The New York Times reported in “Trade and Jobs Key to Victory for Bernie Sanders“:

Mr. Sanders pulled off a startling upset in Michigan on Tuesday by traveling to communities far from Detroit and by hammering Mrs. Clinton on an issue that resonated in this still-struggling state: her past support for trade deals that workers here believe robbed them of manufacturing jobs. Almost three-fifths of voters said that trade with other countries was more likely to take away jobs, according to exit polls by Edison Research, and those voters favored Mr. Sanders by a margin of more than 10 points.

At The Washington Post, David Weigel and Lydia DePillis write in, “Voters skeptical on free trade drive Sanders, Trump victories in Michigan“:

The salience of trade, in a state where unemployment had tumbled more than half since the start of the Great Recession, blindsided a Democratic Party that has struggled to find coherence between its labor base and its neoliberal leadership. It also worried Republicans, whose leaders and donors are resolutely in favor of free trade.

“There has been a bipartisan conventional wisdom that the damage done to working-class jobs and incomes are simply part of inevitable changes, ones we cannot and should not challenge,” said Larry Mishel, president of the left-leaning Economic Policy Institute. “Even President Obama is blaming inequality problems on technological change, which is not even a plausible explanation for post-2000 America. People correctly understand that many elites simply believe that wage stagnation is something we cannot change.”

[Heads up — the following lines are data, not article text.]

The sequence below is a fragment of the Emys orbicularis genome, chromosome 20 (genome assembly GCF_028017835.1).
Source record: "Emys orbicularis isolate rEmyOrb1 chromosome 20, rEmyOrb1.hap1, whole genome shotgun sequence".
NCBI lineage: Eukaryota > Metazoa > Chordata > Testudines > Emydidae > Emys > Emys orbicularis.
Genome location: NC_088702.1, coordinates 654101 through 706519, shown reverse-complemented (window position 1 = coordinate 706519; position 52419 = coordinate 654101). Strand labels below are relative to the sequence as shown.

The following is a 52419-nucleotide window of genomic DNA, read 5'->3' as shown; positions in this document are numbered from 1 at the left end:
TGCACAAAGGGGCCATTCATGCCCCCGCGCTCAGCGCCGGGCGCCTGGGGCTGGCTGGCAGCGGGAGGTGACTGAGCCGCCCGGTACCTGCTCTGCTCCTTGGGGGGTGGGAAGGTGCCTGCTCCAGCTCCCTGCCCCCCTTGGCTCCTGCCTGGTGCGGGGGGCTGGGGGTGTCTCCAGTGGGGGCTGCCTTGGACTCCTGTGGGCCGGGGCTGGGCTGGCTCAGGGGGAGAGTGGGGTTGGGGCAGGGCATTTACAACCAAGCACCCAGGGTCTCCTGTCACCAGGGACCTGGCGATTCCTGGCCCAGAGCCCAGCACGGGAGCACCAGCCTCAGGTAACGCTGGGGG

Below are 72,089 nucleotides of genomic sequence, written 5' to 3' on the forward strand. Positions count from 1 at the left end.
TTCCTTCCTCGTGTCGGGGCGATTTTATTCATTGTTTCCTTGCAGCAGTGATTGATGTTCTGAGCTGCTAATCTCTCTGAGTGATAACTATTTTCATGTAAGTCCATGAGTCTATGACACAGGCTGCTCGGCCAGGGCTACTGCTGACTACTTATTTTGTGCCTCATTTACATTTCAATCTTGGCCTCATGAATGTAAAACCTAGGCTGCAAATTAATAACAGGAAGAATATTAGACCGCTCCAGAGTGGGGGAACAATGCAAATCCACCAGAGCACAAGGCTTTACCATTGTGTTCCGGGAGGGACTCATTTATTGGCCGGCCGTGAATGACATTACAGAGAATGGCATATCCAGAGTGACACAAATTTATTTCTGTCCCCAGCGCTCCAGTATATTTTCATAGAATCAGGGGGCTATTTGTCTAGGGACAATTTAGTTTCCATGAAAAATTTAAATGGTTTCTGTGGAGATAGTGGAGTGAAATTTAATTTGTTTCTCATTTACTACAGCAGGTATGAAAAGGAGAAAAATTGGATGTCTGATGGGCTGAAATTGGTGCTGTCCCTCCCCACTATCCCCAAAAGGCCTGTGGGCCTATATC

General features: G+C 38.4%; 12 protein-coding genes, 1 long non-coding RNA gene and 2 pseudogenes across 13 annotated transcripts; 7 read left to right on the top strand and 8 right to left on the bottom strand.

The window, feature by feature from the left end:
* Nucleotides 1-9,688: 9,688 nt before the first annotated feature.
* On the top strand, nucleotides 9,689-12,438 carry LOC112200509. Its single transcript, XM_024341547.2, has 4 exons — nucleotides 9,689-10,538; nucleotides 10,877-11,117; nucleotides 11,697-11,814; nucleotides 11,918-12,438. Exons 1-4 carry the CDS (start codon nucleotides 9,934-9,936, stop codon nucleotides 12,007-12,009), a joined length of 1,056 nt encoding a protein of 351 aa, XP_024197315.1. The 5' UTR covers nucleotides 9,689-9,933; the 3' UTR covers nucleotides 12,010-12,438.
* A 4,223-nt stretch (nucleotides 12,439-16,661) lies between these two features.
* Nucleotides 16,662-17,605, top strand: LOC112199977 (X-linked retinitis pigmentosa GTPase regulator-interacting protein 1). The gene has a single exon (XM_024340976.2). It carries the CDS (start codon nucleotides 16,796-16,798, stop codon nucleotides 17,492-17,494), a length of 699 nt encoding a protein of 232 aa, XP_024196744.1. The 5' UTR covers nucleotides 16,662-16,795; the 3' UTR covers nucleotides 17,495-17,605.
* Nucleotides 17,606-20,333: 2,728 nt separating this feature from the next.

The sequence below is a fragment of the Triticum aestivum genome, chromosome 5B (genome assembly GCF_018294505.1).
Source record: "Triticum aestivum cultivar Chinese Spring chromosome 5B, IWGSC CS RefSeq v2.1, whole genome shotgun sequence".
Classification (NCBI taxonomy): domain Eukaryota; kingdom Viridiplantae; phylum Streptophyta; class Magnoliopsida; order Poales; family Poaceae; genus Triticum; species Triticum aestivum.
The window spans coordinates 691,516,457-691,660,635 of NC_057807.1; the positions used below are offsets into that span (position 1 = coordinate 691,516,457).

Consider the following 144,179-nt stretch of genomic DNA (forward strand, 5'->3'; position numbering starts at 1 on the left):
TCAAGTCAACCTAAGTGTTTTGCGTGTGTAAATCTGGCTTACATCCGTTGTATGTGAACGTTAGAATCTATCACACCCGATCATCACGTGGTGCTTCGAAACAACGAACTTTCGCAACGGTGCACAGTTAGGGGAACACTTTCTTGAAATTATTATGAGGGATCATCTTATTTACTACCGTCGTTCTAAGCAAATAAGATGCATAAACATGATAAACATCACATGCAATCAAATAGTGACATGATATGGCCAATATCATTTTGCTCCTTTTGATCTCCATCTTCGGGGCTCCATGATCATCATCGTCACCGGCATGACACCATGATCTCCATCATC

… In Michigan, exit pollsters for the first time asked voters whether they thought trade created or took away American jobs. The “take away” faction made up 55 percent of the Republican primary vote and 57 percent of the Democratic primary vote. Trump won the GOP faction with 45 percent, and Sanders won the Democratic side with 56 percent.

Trump, Too

A YUGE part of Donald Trump’s appeal is his position on trade. A new poll shows that 66% of Republican voters oppose TPP.

Last week’s post, Trump Taps Into Economic Anxiety Resulting From ‘Free Trade’ noted that “Trump is tapping into an economic anxiety felt by many, many Americans. Our trade policies are at the root of this anxiety, and Trump knows it and says it, and people nod their heads.” Here is Trump speaking after the “Super Tuesday” primaries:

Our nation is in serious trouble. we’re being killed on trade, absolutely destroyed, China is just taking advantage of us. I have nothing against China, I have great respect for China but their leaders are just too smart of our leaders, our leaders don’t have a clue. And the trade deficits at 400 billion dollars and 500 billion dollars, are too much, no country can sustain that kind of trade deficit. It won’t be that way for long, we have the greatest business leaders in the world, on my team already, and believe me we’re going to redo those trade deals and it’s going to be a thing of beauty.

Trump has been sounding this message throughout his campaign. Here is Trump on trade from last November:

Trump on Sanders:

“I’ll tell you, there’s one thing that we’ve very similar on,” Trump said during a town hall hosted by MSNBC’s Joe Scarborough and Mika Brzezinski. “He knows that our country is being ripped off big league, big league, on trade.”

Elites Getting The Message

The country’s elites might just be getting the message. The D.C. insider newsletter Daily 202 agrees, in “Six explanations for Bernie Sanders’s surprise win in Michigan“: